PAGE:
By Gavin Tosh
The process of establishing a contractual relationship begins with an offer being made, notwithstanding that there may have been much ‘cultivation’ of the customer and preparing of the ground beforehand. An Offer will take the form of a quotation, which could be simple and could even be verbal, or it could be a lot more complex and be properly described as a proposal or tender. Simple quotations may well be real offers which could simply be accepted without further ado and a contract thereby created. It is therefore important to remember to include a limitation on the validity of the quotation, lest the customer tries to hold you to it 6 months later when your costs have risen or you no longer have the capacity.
Most tenders are submitted in response to an ‘Invitation to tender’, or ITT. Significant amounts of information will usually need to be submitted in response to an ITT and this alone differentiates a tender from what would be called a quotation. But also – significantly – a request for proposal or ITT is usually not an offer which anticipates an acceptance and thereby the creation of a contract. Instead it will be what is called an Invitation to Treat, which is actually inviting an offer in response, which would then be capable of acceptance by the original issuer of the tender. The distinction between an offer and an invitation to treat is often hard to draw as it depends on the question of the parties’ intention. An offer is made when a person shows a willingness to enter into a legally binding contract. An invitation to treat is merely a supply of information to tempt a person into making an offer. However the distinction between the two can often be misleading and can easily be misinterpreted. It is important to be aware of the difference so that you are not led into an unwanted binding contract when you think you are merely supplying information in response to which an offer is to be made.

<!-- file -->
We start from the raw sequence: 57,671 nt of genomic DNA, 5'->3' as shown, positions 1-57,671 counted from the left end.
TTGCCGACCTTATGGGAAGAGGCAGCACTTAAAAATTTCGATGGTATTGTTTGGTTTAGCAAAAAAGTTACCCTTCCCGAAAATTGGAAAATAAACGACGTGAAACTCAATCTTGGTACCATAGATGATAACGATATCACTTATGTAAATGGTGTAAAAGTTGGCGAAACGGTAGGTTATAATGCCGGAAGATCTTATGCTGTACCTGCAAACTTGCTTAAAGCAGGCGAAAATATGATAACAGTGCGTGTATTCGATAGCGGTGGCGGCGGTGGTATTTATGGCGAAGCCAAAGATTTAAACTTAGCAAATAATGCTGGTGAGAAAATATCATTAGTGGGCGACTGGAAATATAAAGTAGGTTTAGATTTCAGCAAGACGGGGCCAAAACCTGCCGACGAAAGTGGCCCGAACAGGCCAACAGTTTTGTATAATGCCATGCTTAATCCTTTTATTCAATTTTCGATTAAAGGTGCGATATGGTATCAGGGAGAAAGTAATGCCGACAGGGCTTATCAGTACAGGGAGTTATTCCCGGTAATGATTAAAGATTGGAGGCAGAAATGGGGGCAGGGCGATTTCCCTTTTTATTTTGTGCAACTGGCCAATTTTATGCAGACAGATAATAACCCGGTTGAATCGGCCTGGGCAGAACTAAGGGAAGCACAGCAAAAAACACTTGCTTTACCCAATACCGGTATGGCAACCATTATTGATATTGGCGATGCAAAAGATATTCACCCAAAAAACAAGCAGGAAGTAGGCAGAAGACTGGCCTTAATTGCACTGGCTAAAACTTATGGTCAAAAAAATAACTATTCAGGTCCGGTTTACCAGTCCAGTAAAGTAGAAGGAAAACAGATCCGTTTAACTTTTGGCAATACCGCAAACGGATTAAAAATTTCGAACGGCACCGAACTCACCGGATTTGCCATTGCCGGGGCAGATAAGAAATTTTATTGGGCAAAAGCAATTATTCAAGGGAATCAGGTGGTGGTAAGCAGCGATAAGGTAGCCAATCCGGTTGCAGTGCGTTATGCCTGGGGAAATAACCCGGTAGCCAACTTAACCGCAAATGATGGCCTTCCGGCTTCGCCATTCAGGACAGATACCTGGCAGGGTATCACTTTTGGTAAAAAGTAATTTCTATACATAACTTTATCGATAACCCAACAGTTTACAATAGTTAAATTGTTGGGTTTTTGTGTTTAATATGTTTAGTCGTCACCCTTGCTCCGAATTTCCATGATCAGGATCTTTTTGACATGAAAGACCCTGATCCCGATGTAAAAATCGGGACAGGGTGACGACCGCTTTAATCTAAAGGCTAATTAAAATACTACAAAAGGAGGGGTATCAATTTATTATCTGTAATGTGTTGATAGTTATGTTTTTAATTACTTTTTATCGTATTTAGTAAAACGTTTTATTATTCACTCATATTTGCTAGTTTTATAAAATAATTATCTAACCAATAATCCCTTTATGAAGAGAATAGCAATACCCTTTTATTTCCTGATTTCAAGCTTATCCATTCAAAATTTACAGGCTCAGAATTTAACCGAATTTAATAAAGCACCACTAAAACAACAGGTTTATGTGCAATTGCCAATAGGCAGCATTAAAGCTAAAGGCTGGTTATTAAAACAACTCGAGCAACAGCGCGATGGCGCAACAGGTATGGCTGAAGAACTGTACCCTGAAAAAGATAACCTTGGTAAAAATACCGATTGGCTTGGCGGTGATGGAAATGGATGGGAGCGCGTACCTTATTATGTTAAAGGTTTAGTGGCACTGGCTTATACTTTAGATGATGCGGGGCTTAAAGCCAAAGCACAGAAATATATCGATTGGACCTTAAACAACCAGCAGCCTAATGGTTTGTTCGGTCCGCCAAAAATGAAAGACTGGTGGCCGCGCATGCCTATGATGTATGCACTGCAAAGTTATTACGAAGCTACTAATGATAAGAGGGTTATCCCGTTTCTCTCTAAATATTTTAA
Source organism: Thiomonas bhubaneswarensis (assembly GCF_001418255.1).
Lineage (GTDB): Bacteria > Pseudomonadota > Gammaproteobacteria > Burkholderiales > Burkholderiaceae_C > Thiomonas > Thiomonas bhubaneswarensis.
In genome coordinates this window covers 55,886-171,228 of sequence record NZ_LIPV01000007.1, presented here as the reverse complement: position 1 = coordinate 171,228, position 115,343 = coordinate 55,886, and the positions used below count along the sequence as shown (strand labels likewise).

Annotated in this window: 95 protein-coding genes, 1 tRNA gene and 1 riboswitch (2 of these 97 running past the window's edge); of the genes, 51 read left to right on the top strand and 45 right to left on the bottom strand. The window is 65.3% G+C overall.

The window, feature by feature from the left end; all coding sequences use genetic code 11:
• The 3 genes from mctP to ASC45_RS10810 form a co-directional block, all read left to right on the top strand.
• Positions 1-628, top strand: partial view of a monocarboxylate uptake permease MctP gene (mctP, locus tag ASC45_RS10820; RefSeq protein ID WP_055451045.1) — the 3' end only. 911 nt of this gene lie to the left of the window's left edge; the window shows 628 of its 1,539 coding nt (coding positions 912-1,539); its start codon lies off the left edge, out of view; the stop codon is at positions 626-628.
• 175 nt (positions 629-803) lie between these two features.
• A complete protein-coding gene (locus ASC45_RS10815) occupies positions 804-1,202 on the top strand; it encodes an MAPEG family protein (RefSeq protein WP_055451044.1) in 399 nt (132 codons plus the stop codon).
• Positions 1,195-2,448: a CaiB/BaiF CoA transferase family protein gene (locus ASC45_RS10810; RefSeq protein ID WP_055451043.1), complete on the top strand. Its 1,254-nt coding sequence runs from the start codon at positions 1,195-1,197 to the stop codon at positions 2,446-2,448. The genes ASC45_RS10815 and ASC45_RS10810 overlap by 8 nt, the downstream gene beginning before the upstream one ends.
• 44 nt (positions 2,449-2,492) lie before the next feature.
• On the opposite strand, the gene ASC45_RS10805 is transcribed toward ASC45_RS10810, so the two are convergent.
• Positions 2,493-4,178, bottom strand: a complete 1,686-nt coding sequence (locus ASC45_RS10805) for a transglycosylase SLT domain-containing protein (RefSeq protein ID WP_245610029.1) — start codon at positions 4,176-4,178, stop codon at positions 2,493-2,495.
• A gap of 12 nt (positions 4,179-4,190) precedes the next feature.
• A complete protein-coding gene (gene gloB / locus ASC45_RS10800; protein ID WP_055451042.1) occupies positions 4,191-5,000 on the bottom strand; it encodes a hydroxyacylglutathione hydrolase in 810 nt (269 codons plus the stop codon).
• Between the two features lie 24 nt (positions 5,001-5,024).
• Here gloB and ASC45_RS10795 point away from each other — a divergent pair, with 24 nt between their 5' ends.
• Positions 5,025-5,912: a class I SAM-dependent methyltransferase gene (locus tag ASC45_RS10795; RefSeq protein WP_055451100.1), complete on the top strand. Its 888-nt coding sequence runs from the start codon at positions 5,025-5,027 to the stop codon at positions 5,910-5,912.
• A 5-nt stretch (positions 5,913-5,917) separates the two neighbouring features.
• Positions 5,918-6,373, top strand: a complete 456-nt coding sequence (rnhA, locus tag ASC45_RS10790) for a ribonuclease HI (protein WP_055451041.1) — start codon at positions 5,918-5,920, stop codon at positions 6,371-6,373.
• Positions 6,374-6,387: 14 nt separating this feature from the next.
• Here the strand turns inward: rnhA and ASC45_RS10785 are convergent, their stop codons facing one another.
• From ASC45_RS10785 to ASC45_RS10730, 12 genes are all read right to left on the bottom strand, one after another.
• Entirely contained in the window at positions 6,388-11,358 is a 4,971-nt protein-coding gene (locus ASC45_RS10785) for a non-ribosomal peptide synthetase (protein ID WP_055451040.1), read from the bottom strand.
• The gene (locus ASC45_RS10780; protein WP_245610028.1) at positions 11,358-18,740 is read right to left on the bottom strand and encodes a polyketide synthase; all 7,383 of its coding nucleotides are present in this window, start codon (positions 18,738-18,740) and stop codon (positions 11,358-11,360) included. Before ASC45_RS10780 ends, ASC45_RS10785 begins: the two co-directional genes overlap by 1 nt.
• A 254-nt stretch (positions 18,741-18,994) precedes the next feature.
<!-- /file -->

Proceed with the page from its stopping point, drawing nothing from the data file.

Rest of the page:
Finally, an invitation to tender as an invitation to treat is still a contractual document albeit not capable of an outright acceptance to form a contract – but a contractual document nonetheless, as is the response which you make to it. These documents are likely to develop into the contract with minor changes being negotiated between the parties in the intervening period. Needless to say, great care is warranted.
Clerwood Legal Services